Moore says later start bad idea for kids, teachers
February 10, 2016 Share

Moore says later start bad idea for kids, teachers

The Rowan County Board of Education at its last board meeting approved the 2016-17 school calendar.

The first day for students is set for Thursday, Aug. 11.

 But a bill pending in the Kentucky Senate would push the start date back another two weeks.

Senate Bill 50, sponsored by Sen. Chris Girdler, R-Somerset; Sen. Damon Thayer. R-Georgetown; Sen. Paul Hornback, R-Shelbyville; and Sen. Robin L. Webb, D-Grayson, would require schools to schedule the first attendance day no earlier than the Monday closest to Aug. 26.

The proposed legislation had been known as the state fair bill in the past because some lawmakers had argued that sending high school students back to school prior to the Kentucky State Fair left a shortage of visitors and labor for the annual event.

Starting kids back to school in late August is also thought by some as a way to boost late summer tourism and the bill’s sponsors represent areas that heavily depend on summer tourism at marinas and local attractions.

Girdler represents counties in the Lake Cumberland area, Webb’s district has Grayson and Greenbo lakes, and Hornback represents counties on or near the Ohio River.

But starting the school year in late August could potentially cause problems for Kentucky school boards, especially if bad weather causes school districts to push back the final day of school.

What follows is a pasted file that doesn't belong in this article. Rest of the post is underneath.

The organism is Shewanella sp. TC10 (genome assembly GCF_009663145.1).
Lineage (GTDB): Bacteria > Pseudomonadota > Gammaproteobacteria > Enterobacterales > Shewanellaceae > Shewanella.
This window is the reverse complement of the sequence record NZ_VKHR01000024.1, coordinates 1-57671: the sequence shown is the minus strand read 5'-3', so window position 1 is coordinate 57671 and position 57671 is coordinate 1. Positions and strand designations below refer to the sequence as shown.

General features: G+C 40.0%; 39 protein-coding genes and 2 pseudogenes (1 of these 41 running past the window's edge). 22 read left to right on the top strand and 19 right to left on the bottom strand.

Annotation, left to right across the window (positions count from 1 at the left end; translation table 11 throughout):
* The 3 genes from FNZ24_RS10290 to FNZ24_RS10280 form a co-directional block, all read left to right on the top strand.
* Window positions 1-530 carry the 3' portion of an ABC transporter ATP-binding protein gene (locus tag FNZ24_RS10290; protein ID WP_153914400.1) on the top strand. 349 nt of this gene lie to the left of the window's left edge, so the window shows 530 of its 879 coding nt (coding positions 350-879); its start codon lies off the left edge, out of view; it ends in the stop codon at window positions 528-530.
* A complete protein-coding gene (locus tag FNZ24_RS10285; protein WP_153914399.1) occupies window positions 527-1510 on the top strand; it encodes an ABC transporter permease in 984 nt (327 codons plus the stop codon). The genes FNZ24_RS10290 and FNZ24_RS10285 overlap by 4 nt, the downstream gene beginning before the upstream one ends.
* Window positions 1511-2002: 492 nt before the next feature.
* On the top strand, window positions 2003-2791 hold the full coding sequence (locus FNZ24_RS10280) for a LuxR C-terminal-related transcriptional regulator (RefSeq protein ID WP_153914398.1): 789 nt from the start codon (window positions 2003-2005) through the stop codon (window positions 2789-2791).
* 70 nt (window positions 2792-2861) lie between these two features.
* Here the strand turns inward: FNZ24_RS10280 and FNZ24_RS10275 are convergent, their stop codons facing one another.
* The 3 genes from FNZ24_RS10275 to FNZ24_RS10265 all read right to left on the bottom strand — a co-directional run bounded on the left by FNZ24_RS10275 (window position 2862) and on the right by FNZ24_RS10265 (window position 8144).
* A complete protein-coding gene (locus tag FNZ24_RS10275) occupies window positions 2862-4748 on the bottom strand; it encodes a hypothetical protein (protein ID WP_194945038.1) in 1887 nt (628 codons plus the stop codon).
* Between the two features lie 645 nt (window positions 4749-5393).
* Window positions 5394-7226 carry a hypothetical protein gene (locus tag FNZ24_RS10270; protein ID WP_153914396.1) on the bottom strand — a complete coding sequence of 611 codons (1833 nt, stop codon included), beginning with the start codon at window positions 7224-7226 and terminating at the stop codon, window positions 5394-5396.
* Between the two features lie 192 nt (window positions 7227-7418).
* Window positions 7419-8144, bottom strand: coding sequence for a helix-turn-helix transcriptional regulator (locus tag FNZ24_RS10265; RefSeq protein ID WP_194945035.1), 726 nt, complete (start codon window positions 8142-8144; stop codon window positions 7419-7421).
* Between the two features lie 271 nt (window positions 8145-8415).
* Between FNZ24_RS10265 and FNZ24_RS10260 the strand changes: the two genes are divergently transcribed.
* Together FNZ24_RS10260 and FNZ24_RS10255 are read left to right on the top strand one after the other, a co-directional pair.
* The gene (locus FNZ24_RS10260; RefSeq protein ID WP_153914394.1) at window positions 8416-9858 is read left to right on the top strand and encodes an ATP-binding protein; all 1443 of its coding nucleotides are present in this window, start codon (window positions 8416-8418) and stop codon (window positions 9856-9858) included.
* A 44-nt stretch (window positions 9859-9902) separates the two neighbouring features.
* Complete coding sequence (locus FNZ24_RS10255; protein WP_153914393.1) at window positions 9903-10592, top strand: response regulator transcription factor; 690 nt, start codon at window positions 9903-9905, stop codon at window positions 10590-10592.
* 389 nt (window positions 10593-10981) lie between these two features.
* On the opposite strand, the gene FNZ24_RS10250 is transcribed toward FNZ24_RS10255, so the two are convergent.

Supt. Marvin Moore said school calendars, including student start dates, should be a local decision.

“There seems to be a few legislators, especially down near Somerset, who argue that summer breaks are too short,” he said. “So this bill would extend the summer breaks and their thought is that would bring more tourists to certain areas. But I haven’t seen any research to support that.”

Moore added that he was in a conference call Monday morning with other superintendents throughout the state and said that they all were opposed to the bill.

If the bill becomes law, the school board would have to amend the entire 2016-17 school calendar.

“That’s not a decision that should come out of Frankfort. The locals in each school district know from year to year when the calendar should start. We don’t know what weather is going be like every winter so if this passes it would push the end of school well into June. I just don’t think that’s good for our kids or our teachers,” Moore said. “We’ve already adopted our calendar for the next school year but if that bill passes we would have to go back and amend the calendar. We wouldn’t have a choice.”

by Larry DeHart